When writing papers (and even more - when revising after collaborators', or reviewers', remarks) it's hard to keep track what is done, what needs to be fixed, what cannot be fixed, when opinions of authors are equivocal (and when an issue raised by one author is not supported by the others).

Moreover, it generates to a lot of e-mail traffic, often with a short remarks.

The question is, is there a issue tracking software (or workflow) suitable for reviewing academic papers?

(As a side note, I'm familiar with JIRA, but never used it for papers. I'm the most interested in answer when someone actually uses a given method, not "well, I never tried but here is [a link to a random issue tracking software]".)

  • In what does any generic bug tracker (usually coupled with version control system) or advanced multi-user to-do list not answer this question. I fail how that is not a “big list” question. Tracking issues in software source code is just like tracking issues in paper source code, isn't it?
    – F'x
    Commented Dec 1, 2012 at 21:07
  • 1
    Emacs org-mode works well for this for me, and if the paper is written in org-mode, it works even better.
    – mankoff
    Commented Dec 1, 2012 at 21:43
  • @F'x I don't expect any list (sure, I know that there are many issue tracking applications). I believe that for papers it should work as for software, however: 1) I never saw anyone doing that, 2) usually when you write software, you work with other techies (which is not necessary the case when writing a paper). Commented Dec 2, 2012 at 16:34
  • I would really like to see some good answers to this question. I'd hope that there are answers that can work with an existing VCS: I run svn locally, and wouldn't want to have to switch to bitbucket or some other server just to get access to issue tracking tools.
    – Suresh
    Commented Dec 3, 2012 at 16:06
  • I never tried it, but I'd love to give Trello (trello.com) a try in one of my next projects. While bug tracker + version control seems too much overhead for a paper, this might be the right combination of features and usability. Commented Dec 8, 2012 at 15:48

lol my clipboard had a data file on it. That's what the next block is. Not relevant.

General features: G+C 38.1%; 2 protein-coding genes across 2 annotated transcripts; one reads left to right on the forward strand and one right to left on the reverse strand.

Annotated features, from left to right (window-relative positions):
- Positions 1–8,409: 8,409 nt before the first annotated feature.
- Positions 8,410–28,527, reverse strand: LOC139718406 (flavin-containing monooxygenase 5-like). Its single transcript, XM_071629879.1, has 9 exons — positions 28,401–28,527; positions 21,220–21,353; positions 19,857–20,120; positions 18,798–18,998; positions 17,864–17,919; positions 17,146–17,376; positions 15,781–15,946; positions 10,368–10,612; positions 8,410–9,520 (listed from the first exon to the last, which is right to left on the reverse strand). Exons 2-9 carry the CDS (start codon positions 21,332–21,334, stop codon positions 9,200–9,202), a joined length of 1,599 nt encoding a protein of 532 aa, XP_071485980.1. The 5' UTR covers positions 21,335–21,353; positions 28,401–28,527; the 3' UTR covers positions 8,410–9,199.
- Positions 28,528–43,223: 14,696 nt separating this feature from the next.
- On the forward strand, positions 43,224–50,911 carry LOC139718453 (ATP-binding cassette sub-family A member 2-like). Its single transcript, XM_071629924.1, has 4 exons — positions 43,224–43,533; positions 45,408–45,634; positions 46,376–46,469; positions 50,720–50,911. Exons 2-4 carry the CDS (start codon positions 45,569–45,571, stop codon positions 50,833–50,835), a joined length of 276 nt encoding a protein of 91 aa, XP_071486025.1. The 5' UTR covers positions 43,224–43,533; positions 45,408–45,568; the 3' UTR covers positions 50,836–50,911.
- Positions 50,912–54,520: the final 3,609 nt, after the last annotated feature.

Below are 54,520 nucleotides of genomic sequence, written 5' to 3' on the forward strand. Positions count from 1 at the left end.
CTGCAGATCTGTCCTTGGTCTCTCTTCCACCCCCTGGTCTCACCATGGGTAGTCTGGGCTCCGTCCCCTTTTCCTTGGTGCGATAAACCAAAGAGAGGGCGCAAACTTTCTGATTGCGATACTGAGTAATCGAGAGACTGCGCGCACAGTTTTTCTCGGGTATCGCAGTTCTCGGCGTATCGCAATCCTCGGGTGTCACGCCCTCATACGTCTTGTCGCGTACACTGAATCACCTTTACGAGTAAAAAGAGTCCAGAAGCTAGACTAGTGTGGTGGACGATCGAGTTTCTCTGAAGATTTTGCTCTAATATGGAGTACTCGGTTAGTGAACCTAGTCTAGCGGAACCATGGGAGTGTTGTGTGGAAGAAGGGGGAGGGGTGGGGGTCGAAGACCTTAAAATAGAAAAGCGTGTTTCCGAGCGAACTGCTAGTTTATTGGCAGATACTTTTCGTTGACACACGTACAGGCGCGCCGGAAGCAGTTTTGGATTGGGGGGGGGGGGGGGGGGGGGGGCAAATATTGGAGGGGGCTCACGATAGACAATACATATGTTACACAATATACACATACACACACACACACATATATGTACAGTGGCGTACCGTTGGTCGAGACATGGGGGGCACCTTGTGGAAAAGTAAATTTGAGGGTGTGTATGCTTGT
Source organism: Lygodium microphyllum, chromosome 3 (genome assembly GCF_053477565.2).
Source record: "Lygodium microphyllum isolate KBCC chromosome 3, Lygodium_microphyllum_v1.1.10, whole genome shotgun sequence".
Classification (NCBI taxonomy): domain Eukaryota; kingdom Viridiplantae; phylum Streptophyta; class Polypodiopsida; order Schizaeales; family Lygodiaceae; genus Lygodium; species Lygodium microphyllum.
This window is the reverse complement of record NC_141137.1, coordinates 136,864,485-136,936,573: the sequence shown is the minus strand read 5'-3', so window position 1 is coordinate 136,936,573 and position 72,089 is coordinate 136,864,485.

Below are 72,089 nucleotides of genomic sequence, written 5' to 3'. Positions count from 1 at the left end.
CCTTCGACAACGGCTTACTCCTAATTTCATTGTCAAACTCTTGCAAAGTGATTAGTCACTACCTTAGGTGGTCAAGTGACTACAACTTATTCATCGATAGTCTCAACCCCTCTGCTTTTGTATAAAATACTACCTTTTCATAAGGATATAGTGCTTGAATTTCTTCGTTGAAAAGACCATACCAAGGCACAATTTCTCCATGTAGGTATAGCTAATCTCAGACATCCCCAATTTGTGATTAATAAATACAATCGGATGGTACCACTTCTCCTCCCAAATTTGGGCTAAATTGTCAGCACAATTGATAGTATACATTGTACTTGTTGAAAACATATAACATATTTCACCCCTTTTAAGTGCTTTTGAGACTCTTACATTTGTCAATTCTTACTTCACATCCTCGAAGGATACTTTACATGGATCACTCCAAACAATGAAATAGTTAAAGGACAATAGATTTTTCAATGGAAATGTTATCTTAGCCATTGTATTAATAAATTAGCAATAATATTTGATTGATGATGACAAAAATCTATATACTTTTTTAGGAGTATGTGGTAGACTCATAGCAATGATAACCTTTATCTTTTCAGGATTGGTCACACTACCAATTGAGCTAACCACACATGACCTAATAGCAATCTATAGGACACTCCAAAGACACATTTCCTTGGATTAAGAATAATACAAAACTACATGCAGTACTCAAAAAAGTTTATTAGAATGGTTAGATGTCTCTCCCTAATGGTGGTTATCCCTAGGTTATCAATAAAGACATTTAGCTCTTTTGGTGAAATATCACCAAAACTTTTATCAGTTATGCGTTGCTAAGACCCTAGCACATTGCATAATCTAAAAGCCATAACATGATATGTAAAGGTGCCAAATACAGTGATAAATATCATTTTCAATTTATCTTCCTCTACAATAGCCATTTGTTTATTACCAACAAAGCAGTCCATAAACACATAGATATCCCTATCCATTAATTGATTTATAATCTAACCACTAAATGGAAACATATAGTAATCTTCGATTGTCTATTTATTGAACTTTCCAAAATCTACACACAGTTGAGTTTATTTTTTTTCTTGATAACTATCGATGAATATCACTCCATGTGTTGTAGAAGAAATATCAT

5 Answers 5


It sounds like you want to use a version control system, combined with a bug tracker. Luckily, Mercurial combined with an online bitbucket.org repository provides a nice workflow. When remarks or notes appear, you add them to the issue tracker at your bitbucket page (note that bitbucket provides private repositories). See this example from one of my software projects.

When working on the paper you can select one of the issues, fix it, add to your repository, with a mention of the issue number in the bug tracker. This sounds like it could provide you with two important things: managing of the growth of your paper, and organizing your workflow of handeling the interaction with the other authors.

  • I want to test this issue tracking at BitBucket. I'm curious whether it works or not. (And I know that it works for software dev, I have great experience with JIRA.) Commented Dec 1, 2012 at 19:58
  • +1 for bitbucket and the idea of using the standard revision control tools software developers rely on -- they work great! That's the kind of tool that everybody needs to learn... starting from Microsoft developers with their idiosyncratic binary formats of the Office files :). I am working on a book with a collaborator in LaTeX, it is a nice and smooth tool.
    – StasK
    Commented Nov 4, 2013 at 2:19

If you are using LaTeX to write your papers, some simple macros can be used to add comments by each author. Moreover, the macro can be put within an \ifdraft so that all comments can be omitted from the final version by setting \draftfalse. Examples below:

% define a new \if to certain things in draft mode only  

{\ifdraft \textcolor{#2}{{\bf\textsc{#1}:}~~#3} \else \fi}  

%% individual reviewer macros.  


Use in the main .tex as:

Thus P=NP. \alice{I dont think this is a real proof.}

Advantage of this technique over issue trackers is that everything appears in the draft.

  • 3